Updated April 13, 2021
Cushings disease is one of the most common diseases of dogs. The problem can be in getting an accurate diagnosis. Here I share some recent research that helps you know whether it could be the cause of illness in your dog.
This is important because no test is every 100% accurate.
Cushings Disease Tests
Cushing’s Syndrome is a disease of excessive cortisol production. The ACTH Stimulation Test (AST) measures how high the cortisol goes after an injection of ACTH. The Low Dose Dexamethasone Suppression Test (LDDST) measures how low the cortisol goes after a dexamethasone dose.
Neither test is especially accurate. ASTs are believed to have a false positive rate of 5-10% and a false negative rate of 20%. The LDDST is much the same in reverse. Therefore, if you screen the general dog population, where Cushing’s disease sits at around 0.3%, most of the positive results will be false positives.
If this seems crazy, check out this longer post on false positives.
This is where an online tool can help.
A Diagnostic Tool For Cushings
Recent analysis of large numbers of dogs with and without Cushing’s disease has shown that there are certain features that can be used to make a prediction. This is important for four reasons:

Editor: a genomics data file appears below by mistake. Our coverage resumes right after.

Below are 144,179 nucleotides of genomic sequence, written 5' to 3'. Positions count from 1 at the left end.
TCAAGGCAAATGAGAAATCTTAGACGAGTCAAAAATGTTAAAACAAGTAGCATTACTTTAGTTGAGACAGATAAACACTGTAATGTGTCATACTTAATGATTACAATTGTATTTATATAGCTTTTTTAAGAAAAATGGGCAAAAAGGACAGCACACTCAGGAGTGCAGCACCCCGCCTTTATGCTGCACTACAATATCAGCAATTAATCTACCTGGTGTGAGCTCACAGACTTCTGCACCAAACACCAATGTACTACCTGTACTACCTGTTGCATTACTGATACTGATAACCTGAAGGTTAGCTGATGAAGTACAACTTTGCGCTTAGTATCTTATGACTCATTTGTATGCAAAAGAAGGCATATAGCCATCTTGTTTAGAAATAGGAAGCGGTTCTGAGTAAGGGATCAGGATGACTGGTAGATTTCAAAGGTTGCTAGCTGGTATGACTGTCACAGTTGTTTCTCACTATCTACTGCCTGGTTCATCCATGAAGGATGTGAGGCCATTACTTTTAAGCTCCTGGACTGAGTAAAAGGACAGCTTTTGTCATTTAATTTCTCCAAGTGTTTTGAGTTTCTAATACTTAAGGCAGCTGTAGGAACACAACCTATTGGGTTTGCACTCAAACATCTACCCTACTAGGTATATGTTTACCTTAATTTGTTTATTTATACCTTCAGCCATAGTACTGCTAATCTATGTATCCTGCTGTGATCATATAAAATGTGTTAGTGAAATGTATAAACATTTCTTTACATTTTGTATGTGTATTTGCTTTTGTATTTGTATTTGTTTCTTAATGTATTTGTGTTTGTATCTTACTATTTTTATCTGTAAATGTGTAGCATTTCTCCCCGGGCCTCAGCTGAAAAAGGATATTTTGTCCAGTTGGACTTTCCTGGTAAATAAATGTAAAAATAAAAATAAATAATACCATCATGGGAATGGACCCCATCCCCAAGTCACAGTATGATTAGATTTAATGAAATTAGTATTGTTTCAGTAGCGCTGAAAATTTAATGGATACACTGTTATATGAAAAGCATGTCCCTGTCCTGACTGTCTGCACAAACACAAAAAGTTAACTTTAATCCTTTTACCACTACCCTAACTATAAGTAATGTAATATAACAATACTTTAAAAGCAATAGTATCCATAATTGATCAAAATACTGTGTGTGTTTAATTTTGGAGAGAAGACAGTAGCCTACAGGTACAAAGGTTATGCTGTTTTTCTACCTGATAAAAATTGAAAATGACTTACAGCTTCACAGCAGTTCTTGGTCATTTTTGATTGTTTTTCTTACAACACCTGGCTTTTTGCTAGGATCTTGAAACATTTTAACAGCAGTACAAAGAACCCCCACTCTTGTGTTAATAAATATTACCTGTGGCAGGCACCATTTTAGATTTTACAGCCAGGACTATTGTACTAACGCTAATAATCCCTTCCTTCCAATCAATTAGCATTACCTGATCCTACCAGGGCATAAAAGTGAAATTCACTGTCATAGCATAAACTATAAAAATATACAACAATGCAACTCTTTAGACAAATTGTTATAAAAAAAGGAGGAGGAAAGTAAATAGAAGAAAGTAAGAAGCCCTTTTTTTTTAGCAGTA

- A high probability suggests that testing, though expensive, is worth doing
- A low probability with a positive test should make you suspicious of a false positive
- A high probability with a negative test should make you suspicious of a false negative
- A probability that matches the test result helps improve confidence in starting treatment
To use this tool, just enter a score for each line, then subtract or add each number to get the actual score. It will work better if you’ve already had some basic blood and urine tests done.
|Current age (years)||<7||0|
|West Highland white terrier||−3|
|Other breed or crossbreed||0|
|Drinking a lot||Yes||2|
|Urine concentration||Dilute (USG≤ 1.020)||0|
|Not dilute (USG> 1.020)||−2|
|ALKP liver enzyme||Elevated||0|
|(blood test)||Not elevated||−3|
Now look up the percent chance that your dog has Cushing’s Disease in the following table.
|Points total||Cushings Prediction|
Hopefully the answer will help you decide what to do next, especially if your funds aren’t limitless. Remember: these are just probabilities, and must be confirmed with specific testing by your veterinarian.
Now Read: Treatment Of Cushing’s Disease
Schofield, I, Brodbelt, DC, Niessen, SJM, et al. Development and internal validation of a prediction tool to aid the diagnosis of Cushing’s syndrome in dogs attending primary‐care practice. J Vet Intern Med. 2020; 34: 2306– 2318. https://doi.org/10.1111/jvim.15851
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By Andrew Spanner BVSc(Hons) MVetStud, a vet in Adelaide, Australia. These articles are from a series regularly posted on email and Twitter. Subscribe via email here to never miss a story!